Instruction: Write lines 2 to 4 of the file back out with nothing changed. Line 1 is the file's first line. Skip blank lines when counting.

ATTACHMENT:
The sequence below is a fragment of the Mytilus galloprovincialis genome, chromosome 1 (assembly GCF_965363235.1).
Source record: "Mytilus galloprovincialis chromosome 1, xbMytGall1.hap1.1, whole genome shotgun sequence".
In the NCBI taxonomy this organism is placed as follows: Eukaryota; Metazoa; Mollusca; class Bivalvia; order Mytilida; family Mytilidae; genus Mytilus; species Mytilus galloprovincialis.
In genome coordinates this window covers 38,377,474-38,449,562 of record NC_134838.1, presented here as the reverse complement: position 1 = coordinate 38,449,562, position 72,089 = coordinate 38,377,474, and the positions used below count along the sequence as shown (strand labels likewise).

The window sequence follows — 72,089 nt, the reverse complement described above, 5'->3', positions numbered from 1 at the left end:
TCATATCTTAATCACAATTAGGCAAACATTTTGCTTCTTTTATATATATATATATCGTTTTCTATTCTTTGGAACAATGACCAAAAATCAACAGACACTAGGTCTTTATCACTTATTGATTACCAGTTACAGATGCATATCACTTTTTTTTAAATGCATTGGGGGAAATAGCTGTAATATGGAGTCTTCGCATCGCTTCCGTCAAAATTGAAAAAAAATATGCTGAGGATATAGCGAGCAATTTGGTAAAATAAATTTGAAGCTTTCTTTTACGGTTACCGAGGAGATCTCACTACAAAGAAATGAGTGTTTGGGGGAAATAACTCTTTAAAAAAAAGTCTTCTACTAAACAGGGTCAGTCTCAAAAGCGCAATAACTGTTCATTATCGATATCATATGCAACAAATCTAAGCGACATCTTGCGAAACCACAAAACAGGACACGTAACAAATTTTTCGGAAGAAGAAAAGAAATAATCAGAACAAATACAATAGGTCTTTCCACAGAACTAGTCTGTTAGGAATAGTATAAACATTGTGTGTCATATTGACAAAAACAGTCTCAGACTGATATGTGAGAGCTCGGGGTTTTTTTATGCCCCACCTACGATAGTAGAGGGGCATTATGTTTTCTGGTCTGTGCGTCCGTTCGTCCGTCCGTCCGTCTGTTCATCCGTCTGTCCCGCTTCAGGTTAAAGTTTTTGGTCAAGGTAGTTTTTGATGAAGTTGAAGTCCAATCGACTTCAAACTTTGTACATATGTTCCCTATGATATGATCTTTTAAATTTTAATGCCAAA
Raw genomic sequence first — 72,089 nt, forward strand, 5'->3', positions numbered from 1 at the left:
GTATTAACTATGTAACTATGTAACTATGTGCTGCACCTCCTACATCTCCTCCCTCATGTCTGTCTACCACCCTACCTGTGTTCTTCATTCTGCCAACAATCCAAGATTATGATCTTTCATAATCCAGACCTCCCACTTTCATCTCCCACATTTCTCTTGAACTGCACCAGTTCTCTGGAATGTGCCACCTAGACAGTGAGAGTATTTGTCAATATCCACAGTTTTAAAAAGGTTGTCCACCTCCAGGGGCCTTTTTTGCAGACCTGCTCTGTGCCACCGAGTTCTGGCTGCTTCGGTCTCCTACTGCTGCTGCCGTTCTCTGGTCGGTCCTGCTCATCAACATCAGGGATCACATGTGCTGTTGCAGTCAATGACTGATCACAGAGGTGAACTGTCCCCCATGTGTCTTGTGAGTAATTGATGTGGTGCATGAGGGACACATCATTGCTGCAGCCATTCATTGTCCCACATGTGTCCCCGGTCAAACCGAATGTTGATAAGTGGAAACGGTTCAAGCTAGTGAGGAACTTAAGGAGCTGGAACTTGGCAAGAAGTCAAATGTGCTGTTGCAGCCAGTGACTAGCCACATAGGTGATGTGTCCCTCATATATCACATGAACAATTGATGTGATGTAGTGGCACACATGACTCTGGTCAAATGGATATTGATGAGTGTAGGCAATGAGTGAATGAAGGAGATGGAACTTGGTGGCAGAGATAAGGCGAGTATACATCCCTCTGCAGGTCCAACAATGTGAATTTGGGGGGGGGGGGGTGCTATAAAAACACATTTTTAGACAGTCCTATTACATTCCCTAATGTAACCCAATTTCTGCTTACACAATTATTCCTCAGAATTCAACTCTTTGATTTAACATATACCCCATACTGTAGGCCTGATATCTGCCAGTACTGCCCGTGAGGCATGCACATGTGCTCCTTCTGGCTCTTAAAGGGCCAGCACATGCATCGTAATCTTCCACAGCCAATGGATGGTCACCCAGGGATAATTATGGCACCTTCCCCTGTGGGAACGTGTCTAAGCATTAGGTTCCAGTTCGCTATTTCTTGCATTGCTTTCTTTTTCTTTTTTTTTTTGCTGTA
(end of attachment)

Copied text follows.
Source record: "Mytilus galloprovincialis chromosome 1, xbMytGall1.hap1.1, whole genome shotgun sequence".
In the NCBI taxonomy this organism is placed as follows: Eukaryota; Metazoa; Mollusca; class Bivalvia; order Mytilida; family Mytilidae; genus Mytilus; species Mytilus galloprovincialis.
In genome coordinates this window covers 38,377,474-38,449,562 of record NC_134838.1, presented here as the reverse complement: position 1 = coordinate 38,449,562, position 72,089 = coordinate 38,377,474, and the positions used below count along the sequence as shown (strand labels likewise).